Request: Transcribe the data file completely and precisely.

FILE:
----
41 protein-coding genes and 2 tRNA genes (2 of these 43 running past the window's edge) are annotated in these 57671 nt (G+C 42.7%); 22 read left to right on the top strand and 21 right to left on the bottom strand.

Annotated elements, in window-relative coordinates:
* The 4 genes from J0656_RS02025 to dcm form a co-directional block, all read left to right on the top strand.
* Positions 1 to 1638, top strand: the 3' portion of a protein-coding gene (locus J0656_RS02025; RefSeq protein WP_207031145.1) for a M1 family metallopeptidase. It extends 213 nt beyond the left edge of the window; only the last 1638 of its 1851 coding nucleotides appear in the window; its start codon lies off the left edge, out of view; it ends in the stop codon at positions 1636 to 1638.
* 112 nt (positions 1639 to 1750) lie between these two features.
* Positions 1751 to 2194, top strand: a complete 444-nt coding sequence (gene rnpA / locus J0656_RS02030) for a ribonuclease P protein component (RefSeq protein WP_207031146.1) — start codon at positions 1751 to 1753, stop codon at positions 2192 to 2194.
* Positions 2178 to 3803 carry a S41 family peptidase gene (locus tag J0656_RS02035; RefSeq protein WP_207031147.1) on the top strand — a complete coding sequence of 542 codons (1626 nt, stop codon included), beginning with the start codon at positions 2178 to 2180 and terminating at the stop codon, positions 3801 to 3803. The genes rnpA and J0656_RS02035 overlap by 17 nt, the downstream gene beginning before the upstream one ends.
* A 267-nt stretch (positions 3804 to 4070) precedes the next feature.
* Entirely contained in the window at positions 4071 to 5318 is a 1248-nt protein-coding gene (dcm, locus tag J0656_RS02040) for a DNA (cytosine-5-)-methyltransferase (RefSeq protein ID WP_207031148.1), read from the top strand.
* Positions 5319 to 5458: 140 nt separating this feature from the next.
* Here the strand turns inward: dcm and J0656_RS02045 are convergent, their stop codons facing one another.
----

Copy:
41 protein-coding genes and 2 tRNA genes (2 of these 43 running past the window's edge) are annotated in these 57671 nt (G+C 42.7%); 22 read left to right on the top strand and 21 right to left on the bottom strand.

Annotated elements, in window-relative coordinates:
* The 4 genes from J0656_RS02025 to dcm form a co-directional block, all read left to right on the top strand.
* Positions 1 to 1638, top strand: the 3' portion of a protein-coding gene (locus J0656_RS02025; RefSeq protein WP_207031145.1) for a M1 family metallopeptidase. It extends 213 nt beyond the left edge of the window; only the last 1638 of its 1851 coding nucleotides appear in the window; its start codon lies off the left edge, out of view; it ends in the stop codon at positions 1636 to 1638.
* 112 nt (positions 1639 to 1750) lie between these two features.
* Positions 1751 to 2194, top strand: a complete 444-nt coding sequence (gene rnpA / locus J0656_RS02030) for a ribonuclease P protein component (RefSeq protein WP_207031146.1) — start codon at positions 1751 to 1753, stop codon at positions 2192 to 2194.
* Positions 2178 to 3803 carry a S41 family peptidase gene (locus tag J0656_RS02035; RefSeq protein WP_207031147.1) on the top strand — a complete coding sequence of 542 codons (1626 nt, stop codon included), beginning with the start codon at positions 2178 to 2180 and terminating at the stop codon, positions 3801 to 3803. The genes rnpA and J0656_RS02035 overlap by 17 nt, the downstream gene beginning before the upstream one ends.
* A 267-nt stretch (positions 3804 to 4070) precedes the next feature.
* Entirely contained in the window at positions 4071 to 5318 is a 1248-nt protein-coding gene (dcm, locus tag J0656_RS02040) for a DNA (cytosine-5-)-methyltransferase (RefSeq protein ID WP_207031148.1), read from the top strand.
* Positions 5319 to 5458: 140 nt separating this feature from the next.
* Here the strand turns inward: dcm and J0656_RS02045 are convergent, their stop codons facing one another.